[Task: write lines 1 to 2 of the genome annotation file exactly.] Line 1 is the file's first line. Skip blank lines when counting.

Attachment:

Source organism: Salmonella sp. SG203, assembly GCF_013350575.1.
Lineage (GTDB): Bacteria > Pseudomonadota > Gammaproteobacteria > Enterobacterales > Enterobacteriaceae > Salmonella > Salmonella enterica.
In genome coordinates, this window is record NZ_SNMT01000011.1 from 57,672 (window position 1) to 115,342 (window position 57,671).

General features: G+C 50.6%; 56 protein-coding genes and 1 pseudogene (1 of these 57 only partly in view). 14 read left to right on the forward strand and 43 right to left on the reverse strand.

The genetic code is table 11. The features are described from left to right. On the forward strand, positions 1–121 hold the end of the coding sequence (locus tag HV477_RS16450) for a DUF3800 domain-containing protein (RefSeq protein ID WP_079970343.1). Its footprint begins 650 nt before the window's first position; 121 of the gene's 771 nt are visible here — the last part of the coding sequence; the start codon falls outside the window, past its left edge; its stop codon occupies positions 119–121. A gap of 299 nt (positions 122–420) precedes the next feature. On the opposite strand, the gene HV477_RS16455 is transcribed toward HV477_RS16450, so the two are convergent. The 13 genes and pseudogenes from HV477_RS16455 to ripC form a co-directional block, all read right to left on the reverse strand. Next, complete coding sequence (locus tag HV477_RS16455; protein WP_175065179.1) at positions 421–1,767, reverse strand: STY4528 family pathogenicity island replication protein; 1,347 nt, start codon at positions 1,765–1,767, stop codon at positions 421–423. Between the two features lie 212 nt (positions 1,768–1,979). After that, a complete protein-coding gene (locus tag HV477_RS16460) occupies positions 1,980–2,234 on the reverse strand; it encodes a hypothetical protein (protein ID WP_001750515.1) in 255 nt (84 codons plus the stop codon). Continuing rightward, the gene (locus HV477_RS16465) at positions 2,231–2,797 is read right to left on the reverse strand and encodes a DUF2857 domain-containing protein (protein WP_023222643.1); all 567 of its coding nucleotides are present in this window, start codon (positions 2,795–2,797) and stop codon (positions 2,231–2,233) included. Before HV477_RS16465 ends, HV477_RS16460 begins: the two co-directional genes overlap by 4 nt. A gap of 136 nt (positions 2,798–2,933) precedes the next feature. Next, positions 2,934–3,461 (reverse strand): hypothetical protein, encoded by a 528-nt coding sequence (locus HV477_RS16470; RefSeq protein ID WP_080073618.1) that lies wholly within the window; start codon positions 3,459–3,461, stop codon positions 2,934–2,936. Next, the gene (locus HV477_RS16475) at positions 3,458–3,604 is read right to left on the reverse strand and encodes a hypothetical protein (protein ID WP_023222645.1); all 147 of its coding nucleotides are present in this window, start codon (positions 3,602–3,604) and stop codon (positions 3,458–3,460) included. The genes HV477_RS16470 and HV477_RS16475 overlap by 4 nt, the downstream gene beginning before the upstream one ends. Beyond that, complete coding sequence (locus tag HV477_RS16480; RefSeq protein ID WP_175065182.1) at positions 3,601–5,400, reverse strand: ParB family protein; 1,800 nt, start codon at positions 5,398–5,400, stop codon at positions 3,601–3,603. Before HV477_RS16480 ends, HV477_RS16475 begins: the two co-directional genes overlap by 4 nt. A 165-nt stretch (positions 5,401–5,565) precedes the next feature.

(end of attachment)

Source organism: Salmonella sp. SG203, assembly GCF_013350575.1.
Lineage (GTDB): Bacteria > Pseudomonadota > Gammaproteobacteria > Enterobacterales > Enterobacteriaceae > Salmonella > Salmonella enterica.